It’s a classic thing to bring your work home but wow, I was so highly wound at times. And I look back on that and think how I affected the people around me. If I wasn’t having a good day or it wasn’t going the way I wanted … [I just needed to] let go and relax and say “That’s OK” or “Whatever turns out, that’s OK.”

I’m not sure if I really relaxed after I got to do the Tour the first time or how it really worked, but there’s a point in my career where I wasn’t so highly wound all the time.

What will your role be with Israel Cycling Academy next year?

Right now I’m focussing a little bit on the development side of things. Of course you’ve got the big teams that just have big teams and it works quite well because they have proven development paths. Right now I’m just trying to work on creating a bigger base for the tree. With Israel Cycling Academy we’re going to be at the top level next year so [I’m] trying to create really good pathways and be there for the younger guys on the team.

If you have a WorldTour team and you just put guys from non cycling countries there because you want to … that’s great but unless you concentrate on the lower levels and getting effective cyclists from a very young age and get some pathways in place, then it’s sort of pointless. And I think that with the Guys — both Guy Niv and Guy Sagiv — they’ve both finished the Giro now and then you’ve got Omar Goldstein coming through and Itamar Einhorn [ed. all Israeli cyclists] — they’ve all made huge steps, and made mistakes, too, and that’s fine, so just concentrating on allowing them to have a better platform to perform off.

Because at the end of the day, the good pros are the ones that come through, they have a good platform and good processes, and that’s it. That’s the secret.

Is getting into team management something you’ve always been interested in?

Not really. I knew I wanted to work in sport from when I was a young age. So that’s why I went into studying sports science/psych even though I didn’t get to finish.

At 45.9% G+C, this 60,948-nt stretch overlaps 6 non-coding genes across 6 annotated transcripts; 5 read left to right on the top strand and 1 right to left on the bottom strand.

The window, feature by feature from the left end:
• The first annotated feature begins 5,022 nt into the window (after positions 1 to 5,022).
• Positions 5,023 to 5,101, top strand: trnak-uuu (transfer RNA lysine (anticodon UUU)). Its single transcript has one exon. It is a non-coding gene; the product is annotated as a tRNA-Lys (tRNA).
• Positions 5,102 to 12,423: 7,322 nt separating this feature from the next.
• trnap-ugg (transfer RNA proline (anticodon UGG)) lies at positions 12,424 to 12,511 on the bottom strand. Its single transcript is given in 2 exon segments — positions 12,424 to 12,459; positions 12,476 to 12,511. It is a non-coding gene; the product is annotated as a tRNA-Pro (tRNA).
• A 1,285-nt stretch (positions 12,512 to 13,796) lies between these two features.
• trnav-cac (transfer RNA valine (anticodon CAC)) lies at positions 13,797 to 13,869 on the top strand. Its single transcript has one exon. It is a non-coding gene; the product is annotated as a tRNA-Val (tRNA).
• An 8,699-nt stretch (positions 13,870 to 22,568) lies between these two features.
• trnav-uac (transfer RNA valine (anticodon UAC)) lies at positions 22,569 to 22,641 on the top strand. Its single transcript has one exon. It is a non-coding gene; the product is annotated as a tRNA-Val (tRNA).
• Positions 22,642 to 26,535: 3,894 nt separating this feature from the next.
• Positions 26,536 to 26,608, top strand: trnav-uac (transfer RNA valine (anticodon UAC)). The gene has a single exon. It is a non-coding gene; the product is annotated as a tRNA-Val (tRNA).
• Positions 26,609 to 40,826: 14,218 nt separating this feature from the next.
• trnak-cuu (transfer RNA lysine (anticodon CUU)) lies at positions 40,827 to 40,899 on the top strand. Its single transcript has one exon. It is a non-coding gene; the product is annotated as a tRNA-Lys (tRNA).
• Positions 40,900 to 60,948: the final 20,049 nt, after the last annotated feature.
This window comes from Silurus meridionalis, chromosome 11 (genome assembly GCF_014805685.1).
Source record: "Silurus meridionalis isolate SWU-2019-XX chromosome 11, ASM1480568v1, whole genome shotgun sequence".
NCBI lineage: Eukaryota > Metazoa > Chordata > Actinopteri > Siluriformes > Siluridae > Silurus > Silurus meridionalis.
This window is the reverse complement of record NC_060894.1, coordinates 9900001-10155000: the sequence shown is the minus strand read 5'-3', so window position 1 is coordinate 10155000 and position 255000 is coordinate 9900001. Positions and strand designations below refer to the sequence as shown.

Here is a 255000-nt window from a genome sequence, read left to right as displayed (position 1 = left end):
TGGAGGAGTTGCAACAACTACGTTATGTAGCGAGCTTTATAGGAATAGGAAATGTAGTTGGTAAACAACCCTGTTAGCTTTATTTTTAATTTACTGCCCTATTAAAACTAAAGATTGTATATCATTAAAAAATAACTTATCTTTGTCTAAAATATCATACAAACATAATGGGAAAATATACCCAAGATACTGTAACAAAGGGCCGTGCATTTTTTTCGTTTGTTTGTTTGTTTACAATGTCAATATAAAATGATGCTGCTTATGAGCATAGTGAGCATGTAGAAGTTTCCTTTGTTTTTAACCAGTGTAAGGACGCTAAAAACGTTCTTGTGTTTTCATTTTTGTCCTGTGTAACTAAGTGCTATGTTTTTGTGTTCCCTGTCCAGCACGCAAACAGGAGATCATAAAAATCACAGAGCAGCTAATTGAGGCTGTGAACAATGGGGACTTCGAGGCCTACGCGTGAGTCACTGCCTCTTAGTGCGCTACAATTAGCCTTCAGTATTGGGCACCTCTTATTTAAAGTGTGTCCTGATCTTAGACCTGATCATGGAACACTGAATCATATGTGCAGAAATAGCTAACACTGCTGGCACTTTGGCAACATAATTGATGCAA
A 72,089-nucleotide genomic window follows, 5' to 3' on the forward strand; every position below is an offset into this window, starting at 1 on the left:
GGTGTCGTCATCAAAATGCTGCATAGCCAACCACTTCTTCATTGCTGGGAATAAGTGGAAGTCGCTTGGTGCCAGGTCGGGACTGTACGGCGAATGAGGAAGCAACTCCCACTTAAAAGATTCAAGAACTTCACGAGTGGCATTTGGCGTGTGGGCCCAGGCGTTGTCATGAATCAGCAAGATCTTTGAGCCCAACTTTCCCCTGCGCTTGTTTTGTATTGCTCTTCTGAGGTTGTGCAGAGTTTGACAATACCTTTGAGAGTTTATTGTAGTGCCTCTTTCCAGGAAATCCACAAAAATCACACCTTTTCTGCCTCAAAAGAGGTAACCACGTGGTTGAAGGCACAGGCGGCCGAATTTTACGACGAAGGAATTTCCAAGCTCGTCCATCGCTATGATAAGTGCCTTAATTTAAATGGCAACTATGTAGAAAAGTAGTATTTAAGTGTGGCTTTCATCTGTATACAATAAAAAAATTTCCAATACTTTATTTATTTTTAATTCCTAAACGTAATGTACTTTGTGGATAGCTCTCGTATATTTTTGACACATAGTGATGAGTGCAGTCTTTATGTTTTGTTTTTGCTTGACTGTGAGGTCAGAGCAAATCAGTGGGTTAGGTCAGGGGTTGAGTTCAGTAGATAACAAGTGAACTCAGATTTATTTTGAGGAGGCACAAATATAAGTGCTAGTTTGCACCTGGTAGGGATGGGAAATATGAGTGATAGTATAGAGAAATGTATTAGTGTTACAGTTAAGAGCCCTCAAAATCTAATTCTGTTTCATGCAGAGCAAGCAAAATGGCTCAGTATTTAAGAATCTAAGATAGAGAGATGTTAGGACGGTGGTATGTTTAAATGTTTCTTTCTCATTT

The other thing was that I wasn’t sure where I was going to live. Some guys get to the end of their career and they can’t wait to go back to Australia. Whereas my fiancee is from here, from Catalunya, so the ideal job for me would be to be over here and carry on basically what I’m doing.

So geographically, it suits me really well. I guess with Israel Cycling Academy I got the chance to be one of the older riders on the team. So that allowed me to see that I did really enjoy explaining things or trying to help guys learn and being there for young guys.

So, yeah, definitely the last couple of years, especially after the first year with Israel Cycling Academy, I realised that this would definitely be work that I would like to go into.

Will we see you in the team car as a sports director at some point?

Possibly yeah. Next week I’m doing my sports director’s course, so if I can pass the exam … I should be able to, but I might have to brush up on my driving skills. I don’t know if you’ve ever been in a race car but it’s pretty gnarly! I might be happy back at second car for a little bit, or watching!

But I think for me it would be cool to be involved and learn. The good thing with Israel Cycling Academy is there’s so many good directors to learn from. I’ve called all of them almost to ask for different things because like a rider, a director or team manager has different strengths in different areas, so I really tried to assess that myself and then contact them for different things.

And in the same way with soigneurs and mechanics, I’m just trying to better understand what they need for their job, really, from a director. If you can provide them the easiest way to work, the whole system just works so much better.

That’s all the questions I had, Zak. Is there anything else you’d like to add?

I guess the thing I liked most about being a rider was you got to share all these awesome moments with people that are there in the fight with you. That’s definitely the thing I’ll take with me always. You can win all the races you want and have all these amazing experiences, but they don’t really mean anything unless you’re sharing them with these people that are there with you.

That’s the thing that I’ve loved most about being a cyclist and I’m so thankful for that.